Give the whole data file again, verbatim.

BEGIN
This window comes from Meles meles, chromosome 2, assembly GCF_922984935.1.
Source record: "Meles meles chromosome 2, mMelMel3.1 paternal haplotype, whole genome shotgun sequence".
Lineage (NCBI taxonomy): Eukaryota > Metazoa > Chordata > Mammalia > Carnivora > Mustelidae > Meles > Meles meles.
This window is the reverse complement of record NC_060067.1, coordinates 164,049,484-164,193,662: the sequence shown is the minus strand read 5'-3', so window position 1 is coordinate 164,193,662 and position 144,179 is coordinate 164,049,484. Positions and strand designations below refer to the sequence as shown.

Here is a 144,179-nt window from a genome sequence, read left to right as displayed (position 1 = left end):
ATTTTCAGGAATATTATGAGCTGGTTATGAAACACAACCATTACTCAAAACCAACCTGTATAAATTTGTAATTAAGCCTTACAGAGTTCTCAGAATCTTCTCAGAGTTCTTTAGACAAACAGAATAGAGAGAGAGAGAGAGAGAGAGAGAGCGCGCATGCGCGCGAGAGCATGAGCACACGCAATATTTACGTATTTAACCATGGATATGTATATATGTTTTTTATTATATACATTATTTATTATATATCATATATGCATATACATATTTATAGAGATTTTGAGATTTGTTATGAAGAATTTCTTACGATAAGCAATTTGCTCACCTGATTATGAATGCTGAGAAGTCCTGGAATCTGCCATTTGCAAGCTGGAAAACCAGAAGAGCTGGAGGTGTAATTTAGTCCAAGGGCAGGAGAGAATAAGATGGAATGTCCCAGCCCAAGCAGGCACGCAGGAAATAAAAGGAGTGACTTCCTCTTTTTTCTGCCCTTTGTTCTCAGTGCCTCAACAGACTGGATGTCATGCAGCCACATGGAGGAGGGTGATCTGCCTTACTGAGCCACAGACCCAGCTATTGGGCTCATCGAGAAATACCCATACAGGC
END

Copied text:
This window comes from Meles meles, chromosome 2, assembly GCF_922984935.1.
Source record: "Meles meles chromosome 2, mMelMel3.1 paternal haplotype, whole genome shotgun sequence".
Lineage (NCBI taxonomy): Eukaryota > Metazoa > Chordata > Mammalia > Carnivora > Mustelidae > Meles > Meles meles.
This window is the reverse complement of record NC_060067.1, coordinates 164,049,484-164,193,662: the sequence shown is the minus strand read 5'-3', so window position 1 is coordinate 164,193,662 and position 144,179 is coordinate 164,049,484. Positions and strand designations below refer to the sequence as shown.

Here is a 144,179-nt window from a genome sequence, read left to right as displayed (position 1 = left end):
ATTTTCAGGAATATTATGAGCTGGTTATGAAACACAACCATTACTCAAAACCAACCTGTATAAATTTGTAATTAAGCCTTACAGAGTTCTCAGAATCTTCTCAGAGTTCTTTAGACAAACAGAATAGAGAGAGAGAGAGAGAGAGAGAGAGCGCGCATGCGCGCGAGAGCATGAGCACACGCAATATTTACGTATTTAACCATGGATATGTATATATGTTTTTTATTATATACATTATTTATTATATATCATATATGCATATACATATTTATAGAGATTTTGAGATTTGTTATGAAGAATTTCTTACGATAAGCAATTTGCTCACCTGATTATGAATGCTGAGAAGTCCTGGAATCTGCCATTTGCAAGCTGGAAAACCAGAAGAGCTGGAGGTGTAATTTAGTCCAAGGGCAGGAGAGAATAAGATGGAATGTCCCAGCCCAAGCAGGCACGCAGGAAATAAAAGGAGTGACTTCCTCTTTTTTCTGCCCTTTGTTCTCAGTGCCTCAACAGACTGGATGTCATGCAGCCACATGGAGGAGGGTGATCTGCCTTACTGAGCCACAGACCCAGCTATTGGGCTCATCGAGAAATACCCATACAGGC